AMD Promises To Reveal Detailed Specs Of Its Hybrid Zen4C Processors

phoenix2 dieshot
Love 'em or hate 'em, Intel's decision to start shipping CPUs with both big and little CPU cores was a major turning point for the industry. Whether you realize it or not, AMD is already doing fundamentally the same thing. The company has several products shipping right now based on its "Phoenix 2" silicon that sports a pair of standard Zen 4 CPU cores coupled with four Zen 4C dense CPU cores.

intel ark specifications
The specifications for the Core i5-14600K are clearly enumerated.

If you go to Intel's ARK website that lists the specifications for all of its products, you'll see the core counts and types clearly enumerated, along with clock rates for each core type. There's no mystery about what you're getting, at least as long as you pay attention to CPU technologies. We may have occasional complaints about Intel—like the time it described its competitor's marketing as "snake oil"—but we can't fault Chipzilla for the way it publishes its product information.

amd ryzen z1 specifiations
What kind of cores, AMD?

AMD, on the other hand, doesn't make it quite as clear. If you go to the product page for a part like the AMD Ryzen Z1, it simply says that the SoC has six CPU cores, twelve threads, and that it will boost up to 4.9 GHz from a base clock of 3.2 GHz. What it doesn't tell you is that this doesn't apply to the whole chip. To find that out, you've got to click "See Full Specifications" down at the bottom of the page.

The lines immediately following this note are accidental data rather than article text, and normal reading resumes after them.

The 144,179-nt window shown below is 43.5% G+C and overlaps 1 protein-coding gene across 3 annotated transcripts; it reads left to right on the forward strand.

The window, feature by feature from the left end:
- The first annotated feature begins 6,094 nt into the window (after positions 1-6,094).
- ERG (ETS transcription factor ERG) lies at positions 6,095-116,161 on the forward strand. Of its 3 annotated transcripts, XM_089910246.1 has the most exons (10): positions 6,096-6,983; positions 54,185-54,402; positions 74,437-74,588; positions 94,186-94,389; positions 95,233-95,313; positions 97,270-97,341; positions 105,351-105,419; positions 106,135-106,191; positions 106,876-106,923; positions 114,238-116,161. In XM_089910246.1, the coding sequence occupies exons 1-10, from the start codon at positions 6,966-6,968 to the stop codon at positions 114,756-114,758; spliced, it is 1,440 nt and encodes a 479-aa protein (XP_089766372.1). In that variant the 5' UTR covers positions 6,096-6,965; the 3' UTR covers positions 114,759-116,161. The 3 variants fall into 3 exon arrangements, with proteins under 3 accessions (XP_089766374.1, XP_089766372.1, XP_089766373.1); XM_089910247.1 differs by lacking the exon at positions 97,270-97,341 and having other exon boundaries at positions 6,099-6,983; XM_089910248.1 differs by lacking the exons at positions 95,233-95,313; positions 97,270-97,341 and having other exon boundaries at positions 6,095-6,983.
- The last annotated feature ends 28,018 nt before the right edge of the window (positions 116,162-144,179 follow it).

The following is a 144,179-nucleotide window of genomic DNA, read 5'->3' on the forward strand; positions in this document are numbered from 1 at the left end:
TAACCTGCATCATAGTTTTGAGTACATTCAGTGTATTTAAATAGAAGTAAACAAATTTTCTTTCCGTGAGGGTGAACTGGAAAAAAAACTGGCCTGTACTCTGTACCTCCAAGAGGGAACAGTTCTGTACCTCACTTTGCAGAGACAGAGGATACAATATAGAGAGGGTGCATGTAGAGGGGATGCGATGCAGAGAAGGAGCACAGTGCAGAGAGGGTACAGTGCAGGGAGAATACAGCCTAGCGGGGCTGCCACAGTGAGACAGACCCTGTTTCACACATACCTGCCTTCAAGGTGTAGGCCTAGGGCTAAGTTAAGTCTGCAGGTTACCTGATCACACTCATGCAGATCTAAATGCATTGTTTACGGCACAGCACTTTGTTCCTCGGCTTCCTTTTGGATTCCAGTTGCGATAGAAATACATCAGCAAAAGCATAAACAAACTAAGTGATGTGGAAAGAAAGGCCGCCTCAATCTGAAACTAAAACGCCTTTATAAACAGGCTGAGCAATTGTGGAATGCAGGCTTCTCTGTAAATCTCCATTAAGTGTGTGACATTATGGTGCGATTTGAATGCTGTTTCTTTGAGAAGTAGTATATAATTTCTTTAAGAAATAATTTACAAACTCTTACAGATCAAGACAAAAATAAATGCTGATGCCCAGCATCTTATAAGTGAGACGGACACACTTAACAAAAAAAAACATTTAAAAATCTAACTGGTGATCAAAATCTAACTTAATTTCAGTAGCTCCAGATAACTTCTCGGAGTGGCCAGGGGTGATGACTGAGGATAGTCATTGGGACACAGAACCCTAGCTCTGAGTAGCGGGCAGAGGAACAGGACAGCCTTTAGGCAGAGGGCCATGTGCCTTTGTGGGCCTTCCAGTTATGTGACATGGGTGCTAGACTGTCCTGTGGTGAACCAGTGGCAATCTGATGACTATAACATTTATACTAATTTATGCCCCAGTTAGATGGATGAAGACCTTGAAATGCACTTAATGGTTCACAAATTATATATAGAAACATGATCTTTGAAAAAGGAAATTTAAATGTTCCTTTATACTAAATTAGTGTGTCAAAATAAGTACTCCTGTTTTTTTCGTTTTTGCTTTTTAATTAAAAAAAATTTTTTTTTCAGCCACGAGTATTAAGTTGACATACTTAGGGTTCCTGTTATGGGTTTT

amd ryzen z1 full specifications
The "Full Specifications" page does show the core types, but not clock rates.

Doing that takes you to another page that rather closely resembles Intel's ARK. On this page, it does clearly state that you get a 2x4 core arrangement, but it still doesn't list clock rates for the dense cores on the die. It also doesn't include GPU clock rates, curiously. There are plenty of sites around the web where you can find this information (like ours, of course). Still, it's a little frustrating that you can't just go straight to the source.

Well, that may change soon, as Tom's Hardware's Paul Alcorn says that his site contacted AMD and grilled the red team about its opaque communications surrounding its nascent hybrid CPUs. According to Paul, AMD says that it will start "divulging these specifications and displaying them more prominently in its materials." Apparently, the first update to the website will come soon, although he didn't elaborate on exactly what that will comprise or when it is coming.


AMD's hybrid strategy is very different from Intel's, as Zen 4 and Zen 4C cores are fundamentally identical in terms of capabilities. They're quite different in performance, though, and AMD needs to make it clear exactly what you're getting when you buy a system with an AMD CPU. That's especially true given that, according to rumors, AMD's next desktop CPUs will also include some mix of dense and sparse cores. Hopefully AMD makes good on its promise to begin divulging this information sooner than later, and sticks to it.